Richardson et al v. The Church of God International

Filing 145

MEMORANDUM OPINION AND ORDER: The court GRANTS defendant Armstrong's 125 MOTION to file out of time motion for summary judgment, DISMISSES plaintiff Harold Richardson from this action, GRANTS in part defendant Armstrong's 126 motion for summary judgment on plaintiffs' section 1985 and intentional infliction of emotional distress claims, and DISMISSES plaintiffs' remaining claims against defendant Armstrong and the Zaferatos defendants. The Clerk is DIRECTED to remove this matter from the court's docket. Signed by Senior Judge David A. Faber on 7/7/2016. (cc: counsel of record and plaintiffs, pro se) (arb)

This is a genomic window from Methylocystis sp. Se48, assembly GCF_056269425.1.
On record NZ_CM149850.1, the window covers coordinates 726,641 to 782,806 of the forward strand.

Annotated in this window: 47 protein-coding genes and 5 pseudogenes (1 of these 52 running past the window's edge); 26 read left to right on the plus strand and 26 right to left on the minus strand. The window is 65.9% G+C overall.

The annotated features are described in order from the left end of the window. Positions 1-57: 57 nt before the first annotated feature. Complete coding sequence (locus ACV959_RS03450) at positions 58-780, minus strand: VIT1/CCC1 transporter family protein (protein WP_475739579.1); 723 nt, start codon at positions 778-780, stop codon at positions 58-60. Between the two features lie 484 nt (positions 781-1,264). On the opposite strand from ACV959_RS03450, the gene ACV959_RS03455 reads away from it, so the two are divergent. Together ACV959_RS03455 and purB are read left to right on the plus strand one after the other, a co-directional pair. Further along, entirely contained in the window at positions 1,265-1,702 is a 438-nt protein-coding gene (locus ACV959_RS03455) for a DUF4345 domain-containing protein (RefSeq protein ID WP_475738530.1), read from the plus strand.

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IN THE UNITED STATES DISTRICT COURT FOR THE SOUTHERN DISTRICT OF WEST VIRGINIA AT BLUEFIELD TERESA RICHARDSON, et al., Plaintiffs, v. Civil Action No: 1:13-21821 THE CHURCH OF GOD INTERNATIONAL, et al. Defendants. MEMORANDUM OPINION AND ORDER Pending before the court are the motions for summary judgment filed by the remaining defendants in this matter, as well as plaintiffs’ motion to strike or dismiss the Zaferatos defendants’ defenses.1 (Doc. Nos. 123, 126, 144). For the reasons stated herein, plaintiff Harold Richardson is DISMISSED from this action, defendant Armstrong’s motion for summary judgment is GRANTED in part and plaintiffs’ remaining claims are DISMISSED for lack of subject matter jurisdiction.                                                              1 Also pending before the court is defendant Armstrong’s motion to file an out of time motion for summary judgment, filed one day after the due date for submission of dispositive motions. (Doc. No. 125). For good cause shown, the motion is GRANTED. 1    I. Factual and Procedural Background In November 2009, plaintiffs Harold Richardson and John Stephens entered into a contract with defendants Gene Harris, Terry Smith, and Lydge Burns, as trustees of defendant Pineville Church of God, to purchase property. (Doc. No. 114 at 4). Plaintiffs engaged defendant Pat Armstrong to act as their real estate agent. Id. at 5. Plaintiffs agreed to purchase the property for the sum of $82,000, and the closing was to be held on or before December 19, 2009. Id. Plaintiffs were permitted to move into the home on the property prior to closing for an agreed rent of $600 per month while they sought to secure financing. Id. at 5–6. The planned closing never occurred and plaintiffs continued to live on the property on a month-to-month basis, paying $600 per month in rent. Id. at 5. Eventually plaintiffs stopped paying rent, and the Pineville Church of God filed an eviction proceeding against Harold Richardson, Teresa Richardson, and John Stephens in the Magistrate Court of Wyoming County on or about September 30, 2011. The action was removed to the Circuit Court of Wyoming County where plaintiffs (defendants at the time) filed a counterclaim. They asserted multiple claims including retaliation, racial discrimination, health or safety violations, and intentional infliction of emotional distress, all of which 2    allegedly resulted from their dealings with the defendants. (Doc. No. 33-1 at 4-7). Judge Warren McGraw of the Wyoming County Circuit Court held a bench trial on March 12, 2012. Plaintiffs represented themselves throughout the course of the state proceedings. By Final Order entered on March 22, 2012, Judge McGraw granted the Pineville Church of God’s motion for eviction and dismissed the counterclaims brought by plaintiffs. Id. at 1–3. The court found that plaintiffs breached the contract to purchase real estate, and that they owed rent for the months of June 2011 through March 2012. Id. Plaintiffs were further ordered to vacate the premises within 60 days. Id. From the beginning of the transaction to purchase the property through plaintiffs’ ultimate eviction, plaintiffs allege a multitude of nefarious, discriminatory, and illegal actions on the part of their real estate agent Pat Armstrong, Armstrong’s alleged employer Zaferatos Real Estate, and Jerry and Kathy Zaferatos.2 See Doc. No. 114 at 4-35. These alleged actions form the basis of the instant action.                                                              2 Plaintiffs also made similar allegations against a number of other defendants associated with the Pineville Church of God. The court dismissed these defendants on August 22, 2014, finding that res judicata precluded plaintiffs’ claims. (Doc. No. 99). 3    II. Governing Law In evaluating summary judgment motions, Rule 56(a) of the Federal Rules of Civil Procedure provides that “[t]he court shall grant summary judgment if the movant shows that there is no genuine issue as to any material fact and that the movant is entitled to judgment as a matter of law.” Material facts are those necessary to establish the elements of a party’s cause of action. Anderson v. Liberty Lobby, Inc., 477 U.S. 242, 248 (1986). A genuine issue of material fact exists if, in viewing the record and all reasonable inferences drawn therefrom in the light most favorable to the non-moving party, a reasonable juror could return a verdict for the non-movant. Id. The moving party has the burden of establishing that there is an absence of evidence to support the nonmoving party’s case. Celotex Corp. v. Catrett, 477 U.S. 317, 325 (1986). Even if there is no dispute as to the evidentiary facts, summary judgment is not appropriate where the ultimate factual conclusions to be drawn are in dispute. Overstreet v. Kentucky Cent. Life Ins. Co., 950 F.2d 931, 937 (4th Cir. 1991). If the moving party meets its burden, then the non-movant must set forth specific facts that would be admissible in evidence that demonstrate the existence of a genuine issue of fact for trial. Celotex, 477 U.S. at 322-23. 4    III. Analysis A. Dismissal of Plaintiff Harold Richardson Initially, the court notes that plaintiff Harold Richardson died during the pendency of this litigation. On March 28, 2016, the remaining plaintiffs, Teresa Richardson and John Stephens, filed a notice of their appointment as co-executors of Mr. Richardon’s estate. (Doc. No. 143). Plaintiffs attached a copy of the decedent’s death certificate to their notice, along with a copy of an Order from the Circuit Court for the City of Danville, Virginia, appointing them together as administrators of the decedent’s estate. Id. Plaintiffs also included a certificate of service, indicating that they served the notice upon counsel for the remaining defendants. Id. Federal Rule of Civil Procedure 25 outlines the process the parties and the court must undertake when a party dies during the pendency of the action. If a party dies and the claim is not extinguished, the court may order substitution of the proper party. A motion for substitution may be made by any party or by the decedent’s successor or representative. If the motion is not made within 90 days after service of a statement noting the death, the action by or against the decedent must be dismissed. Fed. R. Civ. P. 25(a)(1). Most courts have held that the party filing the “statement noting the death” or “suggestion of death” must be a representative of a decedent’s estate or another party to the action, rather than the decedent’s attorney. 5    See Woodson v. City of Richmond, Civil Action No. 3:13cv134, 2014 WL 7462509, at *2 (E.D. Va. Dec. 31, 2014); Kessler v. Se. Permanente Med. Grp. of N.C., 165 F.R.D. 54, 56 (E.D.N.C. 1995). And, while the Rule does not explicitly state the necessary contents of a “statement noting death,” Form 9 of the Federal Rules provides a general outline: In accordance with Rule 25(a) name the person, who is [a party to this action] [a representative of or successor to the deceased party] notes the death during the pendency of this action of name, [describe as party in this action]. While the remaining plaintiffs’ notice does not follow Form 9 exactly, the court finds that their notice qualifies as a statement noting the death of plaintiff Harold Richardson. The notice indicated the passing of Harold Richardson and included Mr. Richardson’s death certificate. The notice stated that the two remaining plaintiffs, Teresa Richardson and John Stephens, had been appointed as co-executors of his estate and provided a copy of the order appointing them to serve in this capacity. And, finally, the notice was filed by a representative of the decedent’s estate, rather than an attorney, and was served upon all of the parties. Because plaintiffs’ notice qualifies as a “statement noting death” within Rule 25, the filing commenced the 90-day substitution period allowed under the Rule. The remaining plaintiffs filed their notice on March 28, 2016, meaning their 6    motion for substitution was due on or before June 26, 2016. To date, neither Ms. Richardson nor Mr. Stephens have filed a motion for substitution as required under Rule 25(a)(1). As a result, the court must dismiss Harold Richardson from this action. B. Section 1985 and Intentional Infliction of Emotional Distress Claims Against Defendant Armstrong Upon review of the record, the court finds that defendant Armstrong is entitled to summary judgment on plaintiffs’ section 1985 and intentional infliction of emotional distress claims pursuant to the doctrine of res judicata.3 It is well settled that “[t]he Full faith and Credit Act, 28 U.S.C. § 1738, . . . requires the federal court to ‘give the same preclusive effect to a state-court judgment as another court of that State would give.’” Exxon Mobil Corp. v. Saudi Basic Undus. Corp., 544 U.S. 280, 293 (2005)(citing Parsons Steel, Inc. v. First Ala. Bank, 474 U.S. 518, 523 (1986)). As such, in determining what preclusive effect to give to the West Virginia judgment in this                                                              3 The court notes that its analysis is similar to that provided in its Memorandum Opinion and Order granting the motions to dismiss submitted by the defendants associated with the Pineville Church of God. See Doc. No. 99. However, defendant Armstrong did not submit a motion to dismiss pursuant to Rule 12(b)(6), but instead answered plaintiffs’ complaint claiming res judicata as an affirmative defense. (Doc. No. 38). As a result, the court has not previously analyzed the preclusive effect of res judicata as it relates to plaintiffs’ claims against defendant Armstrong. 7    matter, the court is bound by the res judicata rules that a West Virginia court would apply. In West Virginia, the doctrine of res judicata or claim preclusion “generally applies when there is a final judgment on the merits which precludes the parties or their privies from relitigating issues that were decided or the issues that could have been decided in the earlier action.” Beahm v. 7 Eleven, Inc., 672 S.E.2d 598, 601-02 (W. Va. 2008) (quoting State v. Miller, 459 S.E.2d 114, 120 (W. Va. 1995)). The doctrine “‘protects [] adversaries from the expense and vexation attending multiple lawsuits, conserves judicial resources, and fosters reliance on judicial action by minimizing the possibility of inconsistent decisions.’” Conley v. Spillers, 301 S.E.2d 216, 219 (W. Va. 1983) (quoting Montana v. United States, 440 U.S. 147, 153-54 (1979)). In Blake v. Charleston Area Medical Center, Inc., 498 S.E.2d 41 (W. Va. 1997), the West Virginia Supreme Court of Appeals established a three-part test for determining whether res judicata serves to preclude a claim. First, there must have been a final adjudication on the merits in the prior action by a court having jurisdiction of the proceedings. Second, the two actions must involve either the same parties or persons in privity with those same parties. Third, the cause of action identified for resolution in the subsequent proceeding either must be identical to the cause of action determined in the prior action or must be such that it could have been resolved, had it been presented, in the prior action. 8    Id. at 49. Before a party can be denied access to federal courts because of the preclusive effect of a state court judgment, it must also be established that the party had a “full and fair opportunity” to litigate their claim in the state proceedings. Allen v. McCurry, 449 U.S. 90, 95 (1980). 1. Final Adjudication on the Merits The first element requries a prior final adjudication on the merits by a court having jurisdiction of the proceedings. By Final Order entered by Judge Warren McGraw of the Wyoming County Circuit Court, plaintiffs’ counterclaims were dismissed. (Doc. No. 27-1 at 2). This order came after a full hearing on the matter in which the parties were permitted to call witnesses and produce evidence in support of their claims and counterclaims. The court properly exercised jurisdiction over the proceedings. Therefore, the first element is satisfied. 2. Same Parties or Persons in Privity with those Parties Second, the state court action must involve either the same parties or persons in privity with those parties. This element is primarily concerned with assuring fairness towards the party or parties against whom res judicata is raised. “[T]he concept of privity with regard to the issue of claim preclusion is difficult to define precisely but the key consideration for its existence is the sharing of the same legal right by parties 9    allegedly in privity, so as to ensure that the interests of the party against whom preclusion is asserted have been adequately represented.” W. Va. Human Rights Comm’n et al. v. Esquire Grp., Inc., 618 S.E.2d 463, 469 (W. Va. 2005). The Supreme Court of Appeals of West Virginia has utilized the doctrine of “virtual representation” whereby “‘relitigation of any issue that [has] once been adequately tried by a person sharing a substantial identity of interests with a nonparty’” is precluded. Beahm, 672 S.E.2d at 602 (quoting Galanos v. Nat’l Steel Corp., 358 S.E.2d 452, 454 (W. Va. 1987). “[T]he privity concept is fairly elastic under West Virginia law, as elsewhere.” Gribben v. Kirk, 466 S.E.2d 147, 157 n.21 (W. Va. 1995). In this case, the parties against whom the defense of res judicata is raised had their interests adequately represented in the state court action. The plaintiffs in this matter – Teresa Richardson, Harold Richardson, and John Stephens – were all parties to the state court action. See Doc. No. 27-1. As defendants in the state unlawful detainer action, they brought counterclaims against the Pineville Church of God, claims which the court dismissed. Therefore, the primary concern of the privity requirement is met. Furthermore, defendant Armstrong shares a substantial identity of interests with the Pineville Church of God, the only 10    defendant named in plaintiffs’ state court counterclaim. In the state court action, plaintiffs alleged that they were discriminated against in violation of their civil rights, the same allegations they raise here. Plaintiffs have not shown that the legal interests of the Pineville Church of God and their associates differ from defendant Armstrong in any way. Instead, plaintiffs’ complaint affirms the defendants’ shared legal interest, alleging that they colluded to discriminate against plaintiffs. See Doc. No. 114 at p. 21. Therefore, the Church “virtually represented” defendant Armstrong when it defended against plaintiffs’ claims of discrimination in the state court case. As a result, privity exists between defendant Armstrong and the Church and the second factor is satisfied. 3. Identical Causes of Action Finally, the causes of action against defendant Armstrong are identical to those in the counterclaim or they are such that they could have been resolved had they been presented. A cause of action consists of “the fact or facts which establish or give rise to a right of action.” Blake v. Charleston Area Med. Ctr., Inc., 498 S.E.2d 41, 48 (W. Va. 1997) (quoting White v. SWCC, 262 S.E.2d 752, 756 (W. Va. 1980)). When the claims are not identical, the “same evidence” test applies to determine “whether two claims should be deemed to be the same for purposes 11    of claim preclusion.” Slider v. State Farm Mut. Auto Ins. Co., 557 S.E.2d 883, 888 (W. Va. 2001). There appears to be no dispute among the parties that plaintiffs’ complaint presents the same claims as those previously litigated in the state court action. Indeed, plaintiffs never argue that the substance of the claims is different nor that they would involve different evidence. In a letter sent to then Magistrate Judge VanDervort, plaintiffs’ former counsel stated that “if you look at the Richardsons’ counterclaims in their Wyoming County case filed years before we met, and their claims in federal court, they are virtually the same, just researched and polished a little better as you would expect for federal court.” (Doc. No. 50 at 4). He added that plaintiffs were pursuing “the admittedly very same claims.” Id. A review of the state case counterclaims and plaintiffs’ section 1985 and intentional infliction of emotional distress claims confirms this understanding. Compare plaintiffs’ counterclaims, Doc. No. 27-2 with plaintiffs’ revised second amended complaint, Doc. No. 114 (generally alleging discrimination based on race, religion, and age and that plaintiffs were taken advantage of by the Pineville Church of God and those associated with the church). Therefore, the third element has been met with regard to plaintiffs’ section 1985 and intentional infliction of emotional distress claims. 12    4. Full and Fair Opportunity to Litigate A review of the transcript in plaintiffs’ state court bench trial reveals that plaintiffs were given ample opportunity to make their case. Their failure to do so does not mean that they did not have the opportunity to do so. At the hearing, Judge McGraw clearly instructed Ms. Richardson that she would “be allowed to call [her] witnesses to tell [her] side of the story.” Id. at 6. Ms. Richardson acknowledged that she had “to prove [her] countersuit.” Id. at 15. The transcript further reveals that plaintiffs had every opportunity to cross-examine witnesses put on by the Pineville Church of God. At no time during cross-examination did Ms. Richardson delve into the counterclaims. Neither did she address the counterclaims when questioning the Richardsons’ only witness, John Stephens. Plaintiffs simply failed to produce any evidence at the bench trial to support their counterclaims. Though she failed to present any such evidence, Ms. Richardson agreed on the record that she was ready to submit the case for the court’s consideration. Id. at 66. After Judge McGraw orally announced his decision, Ms. Richardson questioned him about the counterclaims, to which Judge McGraw responded that they would be dismissed. Id. The court recognizes that plaintiffs were pro se in the state court proceedings and are currently proceeding pro se. However, there is no pro se exception to res 13    judicata. See Depaz v. Home Loan Servs., Inc., 2011 WL 1630323, at *3 (D. Md. Apr. 28, 2011) (“[T]his Court cannot carve out a categorical pro se exception to the well-established rule of claim preclusion.”). To be sure, the state court’s treatment of the counterclaims was cursory. There is no elaboration in the Final Order other than the brief statement that “the Defendants’ [plaintiffs here] Counterclaim if (sic) hereby DISMISSED.” However, this is likely a product of plaintiffs’ failure to present evidence to support their counterclaims. It is hardly expected that a court would give anything but short shrift to claims totally lacking an evidentiary basis. Furthermore, to the extent that the dismissal of plaintiffs’ counterclaims in the Wyoming County action was based on a faulty or legally dubious rationale, plaintiffs’ remedy was an appeal in the state court system, which they apparently chose not to file. Having failed to avail themselves of the full procedures available under state law, plaintiffs cannot now profess that such procedures were not full or fair. See Kremer v. Chem. Const. Corp., 456 U.S. 461, 485 (1982) (“The fact that [plaintiff] failed to avail himself of the full procedures provided by state law does not constitute a sign of their inadequacy.”). Accordingly, the court finds that plaintiffs had a full and fair opportunity to litigate these issues in state court and, as a 14    result, res judicata bars their section 1985 and intentional infliction of emotional distress claims. Therefore, summary judgment in favor of defendant Armstrong is appropriate on these two claims. C. Dismissal of Plaintiffs’ Remaining Claims With the entry of summary judgment in favor of defendant Armstrong on plaintiffs’ civil rights claim, the only pending claims before the court arise under state law. The court originally exercised subject matter jurisdiction over the case pursuant to federal question jurisdiction over plaintiffs’ discrimination and civil rights claims and supplemental jurisdiction over plaintiffs’ state law claims. §§ 1331, 1367. See 28 U.S.C. With the dismissal of plaintiffs’ federal question claims, the court no longer has a jurisdictional hook by which to hear plaintiffs’ remaining state law claims. Federal courts are courts of limited jurisdiction and, as this court has noted before, a federal district court must continually re-evaluate the alleged basis for its jurisdiction throughout the course of any litigation. Fleeman v. Toyota Motor Sales, U.S.A., Inc., 288 F. Supp. 2d 726, 728 (S.D.W. Va. 2003). This is a continuing duty and the issue of subject matter jurisdiction may be reviewed by the court sua sponte. Id. 15    In cases such as this, where the court dismisses a party’s federal claims before trial, leaving only state claims for adjudication, the preferred course of action is dismissal of the state claims. See United Mine Workers of Am. v. Gibbs, 383 U.S. 715, 726 (1966) (“[I]f the federal claims are dismissed before trial, even though not insubstantial in a jurisdictional sense, the state claims should be dismissed as well.”); see also Fleeman, 288 F. Supp. 2d at 729; McGann v. Mungo, 578 F. Supp. 1413, 1416 (D.S.C. 1982). As the Supreme Court of the United States noted in United Mine Workers of America v. Gibbs, “[n]eedless decisions of state law should be avoided both as a matter of comity and to promote justice between the parties, by procuring for them a surefooted reading of applicable law.” 383 U.S. at 726. Under Fourth Circuit precedent, “district courts enjoy ‘wide latitude’ when deciding whether to exercise supplemental jurisdiction in an action.” Peter Farrell Supercars, Inc. v. Monsen, 82 F. App’x 293, 297 (4th Cir. 2003) (citing Shanaghan v. Cahill, 58 F.3d 106, 110 (4th Cir. 1995)). When making this determination, courts should consider the “convenience and fairness to the parties, the existence of any underlying issues of federal policy, comity, and considerations of judicial economy.” Shanaghan, 58 F.3d at 110 (citing Carnegie-Mellon Univ. v. Cohill, 484 U.S. 343, 350 (1988)). 16    Upon review of these factors, the court finds that the exercise of supplemental jurisdiction over plaintiffs’ remaining state law claims is unwarranted. Plaintiffs will be free to pursue their remaining claims in state court, a result that is not unfair to the parties and takes into account the court’s limited resources as well as issues of comity and federal policy. As a result, the court ORDERS dismissal of the remaining claims against defendant Armstrong and all claims against the Zaferatos defendants. IV. Conclusion For the reasons expressed above, the court DISMISSES plaintiff Harold Richardson, GRANTS summary judgment in favor of defendant Pat Armstrong, (Doc. No. 126), on plaintiffs’ section 1985 and intentional infliction of emotional distress claims, and DISMISSES plaintiffs’ remaining claims against defendant Armstrong and the Zaferatos defendants. The Clerk is DIRECTED to remove this matter from the court’s docket and to send copies of this Memorandum Opinion and Order to all counsel of record and to plaintiffs, pro se. IT IS SO ORDERED this 7th day of July, 2016. Enter: David A. Faber Senior United States District Judge 17